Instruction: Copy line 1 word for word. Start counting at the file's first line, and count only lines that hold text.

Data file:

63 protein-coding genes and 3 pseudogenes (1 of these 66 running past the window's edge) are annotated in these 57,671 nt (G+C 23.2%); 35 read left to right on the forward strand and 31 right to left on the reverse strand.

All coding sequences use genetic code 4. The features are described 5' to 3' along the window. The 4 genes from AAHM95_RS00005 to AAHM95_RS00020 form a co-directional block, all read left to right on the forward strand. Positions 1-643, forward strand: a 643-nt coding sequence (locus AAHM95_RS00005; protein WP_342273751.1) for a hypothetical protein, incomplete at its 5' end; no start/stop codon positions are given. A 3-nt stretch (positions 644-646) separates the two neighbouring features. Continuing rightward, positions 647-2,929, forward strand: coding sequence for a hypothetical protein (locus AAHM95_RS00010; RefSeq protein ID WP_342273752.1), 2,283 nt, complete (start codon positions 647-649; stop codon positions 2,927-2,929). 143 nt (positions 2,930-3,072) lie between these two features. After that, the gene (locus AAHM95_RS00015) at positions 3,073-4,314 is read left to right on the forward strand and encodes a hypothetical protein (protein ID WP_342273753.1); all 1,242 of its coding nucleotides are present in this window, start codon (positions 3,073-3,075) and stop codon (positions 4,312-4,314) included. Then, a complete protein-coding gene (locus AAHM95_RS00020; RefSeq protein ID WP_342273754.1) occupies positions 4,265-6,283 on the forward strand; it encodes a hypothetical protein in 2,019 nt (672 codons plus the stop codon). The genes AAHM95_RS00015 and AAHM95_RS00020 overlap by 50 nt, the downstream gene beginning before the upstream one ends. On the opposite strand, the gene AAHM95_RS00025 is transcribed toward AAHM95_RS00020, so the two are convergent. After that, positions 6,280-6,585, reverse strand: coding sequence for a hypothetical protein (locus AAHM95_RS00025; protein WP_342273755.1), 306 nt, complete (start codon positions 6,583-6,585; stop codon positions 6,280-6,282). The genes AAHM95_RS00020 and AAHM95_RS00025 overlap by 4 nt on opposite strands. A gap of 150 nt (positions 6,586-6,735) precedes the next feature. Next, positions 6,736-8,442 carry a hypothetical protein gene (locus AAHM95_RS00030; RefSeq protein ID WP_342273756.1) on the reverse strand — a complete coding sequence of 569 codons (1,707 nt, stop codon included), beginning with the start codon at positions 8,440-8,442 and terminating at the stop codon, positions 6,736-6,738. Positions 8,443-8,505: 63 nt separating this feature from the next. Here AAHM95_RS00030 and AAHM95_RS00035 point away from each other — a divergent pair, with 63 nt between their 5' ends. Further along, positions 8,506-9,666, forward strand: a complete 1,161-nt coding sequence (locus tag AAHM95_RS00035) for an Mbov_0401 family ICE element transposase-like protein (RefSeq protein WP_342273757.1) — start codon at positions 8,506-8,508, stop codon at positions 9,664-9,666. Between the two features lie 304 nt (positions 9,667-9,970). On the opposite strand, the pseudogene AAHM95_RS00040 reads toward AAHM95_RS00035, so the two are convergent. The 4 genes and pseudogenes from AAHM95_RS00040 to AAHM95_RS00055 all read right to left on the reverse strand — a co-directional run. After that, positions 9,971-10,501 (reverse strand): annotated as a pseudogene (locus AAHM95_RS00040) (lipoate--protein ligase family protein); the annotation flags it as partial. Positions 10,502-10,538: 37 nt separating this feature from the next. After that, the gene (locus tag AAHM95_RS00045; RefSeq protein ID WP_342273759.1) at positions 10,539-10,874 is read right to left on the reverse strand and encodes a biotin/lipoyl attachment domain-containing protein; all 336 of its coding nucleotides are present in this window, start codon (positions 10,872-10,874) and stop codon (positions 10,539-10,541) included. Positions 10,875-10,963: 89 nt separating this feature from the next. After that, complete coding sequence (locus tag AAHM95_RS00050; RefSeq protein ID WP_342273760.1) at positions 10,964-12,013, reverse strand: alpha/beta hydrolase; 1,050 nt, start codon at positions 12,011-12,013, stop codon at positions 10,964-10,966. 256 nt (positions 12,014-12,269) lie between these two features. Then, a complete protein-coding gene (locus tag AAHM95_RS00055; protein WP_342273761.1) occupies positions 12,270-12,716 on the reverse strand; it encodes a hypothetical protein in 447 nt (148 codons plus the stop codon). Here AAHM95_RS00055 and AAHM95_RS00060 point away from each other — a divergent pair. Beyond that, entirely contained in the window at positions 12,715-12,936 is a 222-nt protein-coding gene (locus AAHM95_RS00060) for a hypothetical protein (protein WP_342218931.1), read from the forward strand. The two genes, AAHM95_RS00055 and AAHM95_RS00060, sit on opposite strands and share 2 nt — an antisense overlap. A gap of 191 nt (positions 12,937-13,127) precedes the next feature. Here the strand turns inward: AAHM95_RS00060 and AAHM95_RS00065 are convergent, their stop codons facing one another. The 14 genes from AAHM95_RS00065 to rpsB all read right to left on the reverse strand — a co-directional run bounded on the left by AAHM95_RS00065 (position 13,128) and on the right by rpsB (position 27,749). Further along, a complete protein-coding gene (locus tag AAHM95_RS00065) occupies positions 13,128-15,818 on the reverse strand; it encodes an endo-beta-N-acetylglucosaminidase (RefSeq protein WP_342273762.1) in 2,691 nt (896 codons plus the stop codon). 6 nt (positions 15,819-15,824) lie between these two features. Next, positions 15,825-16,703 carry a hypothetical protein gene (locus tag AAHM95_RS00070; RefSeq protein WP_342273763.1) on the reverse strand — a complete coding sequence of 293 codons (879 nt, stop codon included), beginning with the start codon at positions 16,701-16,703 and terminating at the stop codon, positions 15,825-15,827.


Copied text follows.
63 protein-coding genes and 3 pseudogenes (1 of these 66 running past the window's edge) are annotated in these 57,671 nt (G+C 23.2%); 35 read left to right on the forward strand and 31 right to left on the reverse strand.